Lady and the Tramp remains one of Walt Disney’s most enduring creations because of its ability to breach even the hardiest of viewer defenses.

And I’m not just talking about myself—Disney’s gorgeously appointed Blu-ray does a lot of the work for me.  The centerpiece of the bonus supplements is an exhaustively researched behind-the-scenes documentary; while we expect the standard production and animation tidbits, the harsh critical appraisals are quite a bit more surprising.

Disney crewmembers question Walt’s decision to soften the film’s ending by letting bloodhound Trusty survive a fatal wagon accident.  Noted animation historian John Canemaker speculates that Disney planned Lady and the Tramp as a counter to the emerging social unrest of the late 1950’s, that the film was Walt’s reactionary attempt at glorifying traditional values just before the world got a whole lot less traditional.  Current Disney animators Eric Goldberg and Andreas Deja share the story of Joe Grant and express more-than-a-little consternation at Walt’s treatment of the man.  For the uninitiated: Grant created the film’s story, and he and Walt got into an argument.  Grant left the studio, and then Disney hired Ward Greene to reappropriate Grant’s ideas without acknowledging Grant’s prior contributions.  No one lets Lady and the Tramp off easy, and kudos to Walt Disney Studios for confronting these criticisms head-on.

I suspect that the studio figured such honesty wouldn’t hurt because none of these issues matter when you’re watching the end product.  What a lovely, slight, effortlessly charming movie.  I went into it armed with the best bile I could muster, and the movie shut me down in under thirty seconds.

Lady and the Tramp‘s first twenty minutes are sublime.  It isn’t just the film’s inspired use of the Cinemascope frame or its beautifully articulated characters (courtesy of Disney’s ace animating team, his “Nine Old Men”); that long opening section offers one of the most accurate and deeply felt depictions of a human-canine relationship ever put on-screen.

We feel Darling’s (that’s another potential gripe!  Everyone—animal and dog alike—calls the human female lead “Darling,” which should enrage the latent feminist in all of us, yet you couldn’t care less about it while the movie plays.  Go figure) joy when she Lady enters the family; we see how they adapt to the dog (and vice versa); and we get a sense of how precious Lady finds their daily routines.

She needs to know she’s the most important thing in Jim and Darling’s lives, and when something threatens that security, it unsettles the very fabric of the film.  Disney and his team are wise enough to note that Aunt Sarah and her horrible Siamese cats (no points for assuming they look/sound like racist Asian stereotypes) aren’t the real threat.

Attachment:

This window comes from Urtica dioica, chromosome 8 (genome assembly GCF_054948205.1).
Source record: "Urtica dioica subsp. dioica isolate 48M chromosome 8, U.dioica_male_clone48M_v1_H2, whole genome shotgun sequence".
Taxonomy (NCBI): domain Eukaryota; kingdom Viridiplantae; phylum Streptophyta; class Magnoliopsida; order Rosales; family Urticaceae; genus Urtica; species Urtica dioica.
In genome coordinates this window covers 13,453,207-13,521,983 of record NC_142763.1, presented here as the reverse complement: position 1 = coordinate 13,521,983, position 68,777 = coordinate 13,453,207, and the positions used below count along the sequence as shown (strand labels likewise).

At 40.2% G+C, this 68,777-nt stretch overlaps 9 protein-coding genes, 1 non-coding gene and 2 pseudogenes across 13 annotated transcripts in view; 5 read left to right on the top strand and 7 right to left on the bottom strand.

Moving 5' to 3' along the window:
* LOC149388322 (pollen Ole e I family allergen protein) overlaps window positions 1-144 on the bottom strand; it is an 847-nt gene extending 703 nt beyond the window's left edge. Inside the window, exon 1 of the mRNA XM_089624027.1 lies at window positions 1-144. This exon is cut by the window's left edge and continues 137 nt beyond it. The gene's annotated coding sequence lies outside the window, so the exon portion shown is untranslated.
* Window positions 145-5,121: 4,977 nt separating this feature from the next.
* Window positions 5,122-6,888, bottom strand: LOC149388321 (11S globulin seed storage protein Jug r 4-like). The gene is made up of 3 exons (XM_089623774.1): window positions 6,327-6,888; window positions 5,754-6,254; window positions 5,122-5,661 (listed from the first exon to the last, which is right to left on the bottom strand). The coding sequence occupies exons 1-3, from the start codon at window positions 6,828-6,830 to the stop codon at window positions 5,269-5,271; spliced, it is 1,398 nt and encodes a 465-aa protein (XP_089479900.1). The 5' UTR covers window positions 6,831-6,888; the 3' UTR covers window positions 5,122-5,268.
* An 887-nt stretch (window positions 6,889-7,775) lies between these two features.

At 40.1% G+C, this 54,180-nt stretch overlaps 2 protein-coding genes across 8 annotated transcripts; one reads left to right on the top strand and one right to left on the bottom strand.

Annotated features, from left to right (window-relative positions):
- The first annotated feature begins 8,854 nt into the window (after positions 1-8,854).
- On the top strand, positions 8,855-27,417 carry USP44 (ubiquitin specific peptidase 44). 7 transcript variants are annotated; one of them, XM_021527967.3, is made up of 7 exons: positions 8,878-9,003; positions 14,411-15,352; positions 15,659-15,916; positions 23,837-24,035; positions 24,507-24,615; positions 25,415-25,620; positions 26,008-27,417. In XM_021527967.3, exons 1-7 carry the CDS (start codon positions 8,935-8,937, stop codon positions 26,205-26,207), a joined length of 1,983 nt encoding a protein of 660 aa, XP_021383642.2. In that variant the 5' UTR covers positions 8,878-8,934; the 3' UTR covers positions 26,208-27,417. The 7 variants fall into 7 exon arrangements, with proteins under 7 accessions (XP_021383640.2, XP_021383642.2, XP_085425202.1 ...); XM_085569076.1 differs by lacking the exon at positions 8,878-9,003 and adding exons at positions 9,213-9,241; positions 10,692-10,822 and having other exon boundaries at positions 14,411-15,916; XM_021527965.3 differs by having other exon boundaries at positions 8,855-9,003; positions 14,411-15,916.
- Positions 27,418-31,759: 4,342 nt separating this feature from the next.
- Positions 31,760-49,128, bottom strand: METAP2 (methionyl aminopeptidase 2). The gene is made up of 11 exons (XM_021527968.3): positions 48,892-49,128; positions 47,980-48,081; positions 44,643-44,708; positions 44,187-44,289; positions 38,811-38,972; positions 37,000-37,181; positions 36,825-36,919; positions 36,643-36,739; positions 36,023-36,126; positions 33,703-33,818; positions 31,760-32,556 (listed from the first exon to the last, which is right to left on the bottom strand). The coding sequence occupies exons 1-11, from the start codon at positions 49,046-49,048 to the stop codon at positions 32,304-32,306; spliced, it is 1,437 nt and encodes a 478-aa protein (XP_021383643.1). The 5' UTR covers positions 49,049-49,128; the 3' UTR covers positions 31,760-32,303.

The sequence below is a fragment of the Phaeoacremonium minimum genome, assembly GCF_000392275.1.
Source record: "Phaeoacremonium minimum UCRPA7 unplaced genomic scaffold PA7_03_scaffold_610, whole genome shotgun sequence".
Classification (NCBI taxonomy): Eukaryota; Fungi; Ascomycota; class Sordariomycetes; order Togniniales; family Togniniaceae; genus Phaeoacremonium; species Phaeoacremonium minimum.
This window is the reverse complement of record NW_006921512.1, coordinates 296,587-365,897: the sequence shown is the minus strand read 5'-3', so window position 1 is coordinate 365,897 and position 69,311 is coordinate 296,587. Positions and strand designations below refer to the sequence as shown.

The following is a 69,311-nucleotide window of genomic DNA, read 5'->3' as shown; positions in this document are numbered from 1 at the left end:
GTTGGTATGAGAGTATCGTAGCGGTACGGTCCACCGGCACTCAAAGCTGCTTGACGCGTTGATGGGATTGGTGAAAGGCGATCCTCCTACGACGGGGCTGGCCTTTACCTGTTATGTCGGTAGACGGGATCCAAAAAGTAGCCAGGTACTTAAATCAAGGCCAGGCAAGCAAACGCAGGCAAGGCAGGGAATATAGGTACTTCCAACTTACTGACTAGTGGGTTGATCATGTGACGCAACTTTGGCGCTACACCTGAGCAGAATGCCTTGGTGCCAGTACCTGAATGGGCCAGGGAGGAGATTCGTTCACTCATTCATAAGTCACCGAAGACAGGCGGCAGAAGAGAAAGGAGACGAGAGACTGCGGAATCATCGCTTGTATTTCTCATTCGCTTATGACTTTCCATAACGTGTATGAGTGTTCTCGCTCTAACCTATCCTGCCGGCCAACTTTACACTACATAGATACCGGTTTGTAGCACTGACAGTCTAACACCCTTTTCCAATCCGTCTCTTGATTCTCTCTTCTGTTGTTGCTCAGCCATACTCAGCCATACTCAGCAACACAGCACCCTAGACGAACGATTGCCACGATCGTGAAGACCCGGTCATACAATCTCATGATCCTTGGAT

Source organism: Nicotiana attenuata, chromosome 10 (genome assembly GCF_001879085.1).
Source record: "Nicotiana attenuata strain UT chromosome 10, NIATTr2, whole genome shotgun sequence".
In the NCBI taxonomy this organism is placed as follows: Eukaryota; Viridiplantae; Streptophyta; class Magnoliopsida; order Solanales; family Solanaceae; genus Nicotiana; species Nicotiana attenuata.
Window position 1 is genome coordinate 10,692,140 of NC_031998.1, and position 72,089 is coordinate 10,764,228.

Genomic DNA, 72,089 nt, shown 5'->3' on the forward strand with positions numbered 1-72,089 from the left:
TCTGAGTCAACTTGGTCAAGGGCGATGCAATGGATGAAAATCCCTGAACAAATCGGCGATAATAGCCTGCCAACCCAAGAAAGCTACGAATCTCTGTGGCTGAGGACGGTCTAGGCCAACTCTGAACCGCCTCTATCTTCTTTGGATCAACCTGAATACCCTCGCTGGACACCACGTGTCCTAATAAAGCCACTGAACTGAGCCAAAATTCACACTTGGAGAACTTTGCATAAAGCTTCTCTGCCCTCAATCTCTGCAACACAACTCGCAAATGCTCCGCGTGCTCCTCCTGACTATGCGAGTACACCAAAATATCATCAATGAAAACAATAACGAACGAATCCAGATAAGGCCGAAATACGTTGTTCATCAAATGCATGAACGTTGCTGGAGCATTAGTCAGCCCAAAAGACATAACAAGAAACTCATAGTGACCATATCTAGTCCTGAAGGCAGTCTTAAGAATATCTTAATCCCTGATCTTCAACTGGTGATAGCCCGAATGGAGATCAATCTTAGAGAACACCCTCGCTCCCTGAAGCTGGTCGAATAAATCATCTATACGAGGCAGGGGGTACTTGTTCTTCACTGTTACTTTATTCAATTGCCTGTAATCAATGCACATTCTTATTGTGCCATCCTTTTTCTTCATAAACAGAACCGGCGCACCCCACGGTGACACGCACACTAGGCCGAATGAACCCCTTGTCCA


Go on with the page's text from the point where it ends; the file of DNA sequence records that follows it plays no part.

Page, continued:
It’s the family’s new baby, and in those moments where Lady finds herself relegated to second-class-citizen status, we know—and Lady does, too, even if she doesn’t want to admit it—that the true order of things has asserted itself.  There’s no going back.

The filmmakers pack so much insight into that opening twenty minutes that the rest of the film, which follows Lady and the Tramp’s courtship, can’t help but feel a little familiar.  Part of that comes from the decision to have the dogs talk in human voices; so much of the first act’s magic comes from Lady’s beautiful nonverbal body language—she doesn’t need words to tell you exactly how she’s feeling.  Part of that familiarity, unfortunately, also comes from the Tramp’s character motivation.  He’s a generic hepcat smoothie, and we know Lady will have him domesticated before the end credits roll.

It’s a testament to the film’s overall caliber that these beats don’t rankle as much as they should.  Even when Lady and the Tramp moves from “great” to “good,” it keeps throwing out little wonderments, from Lady and the Tramp’s idyllic night on the town, to the delightful solution Tramp finds when Lady gets muzzled, to the pair of twin horrors that constitute the finale: the fight against the rat, and Jock & Trusty’s desperate race to save the Tramp from the dogcatcher.

These moments stick.  So does the movie.

Final note: Walt was right about the ending.  It works sooo much better now that Trusty lives.

Disney’s Diamond Edition Blu-ray/DVD combo pack looks and sounds perfect.  The picture has been restored without affecting the texture and age; the audio comes in two sterling options: an immersive 7.1 DTS-HD Master Audio track and a restored mono track (my favorite).

Features are a mix between silly and super-informative, with the balance favoring “super-informative.”  On the silly side: the kid-friendly PuppyPedia: Going to the Dogs featurette and the “Bella Notte” music video.

On the super-informative side: pretty much everything else.  We get two lovely pieces from Disney’s daughter Diane Miller; a great commentary track that mimics the story meetings Walt had with his team; loads of deleted scenes and archival excerpts from the “Disneyland” TV show; two features on the film’s music (including one cut from the final feature); that great documentary I mentioned earlier; another documentary on the Lady and the Tramp storyboards; and the abandoned 1943 storyboard version of the film.  This material is invaluable for animation buffs, and it more-than-makes up for the useless (and, on my home theater setup, inoperable) Disney Second Screen feature.

This lovely film works, whether you want it to or not, and the Blu-ray provides flawless A/V quality and bonus features that are equal parts informative and entertaining.  One of the year’s best HD releases, bar none.

Lady and the Tramp is now available on Blu-ray.  Click HERE for Amazon’s page listing.

Culture Movie Review: The (Insistent, Beautiful, Layered) Magic of LADY AND THE TRAMP...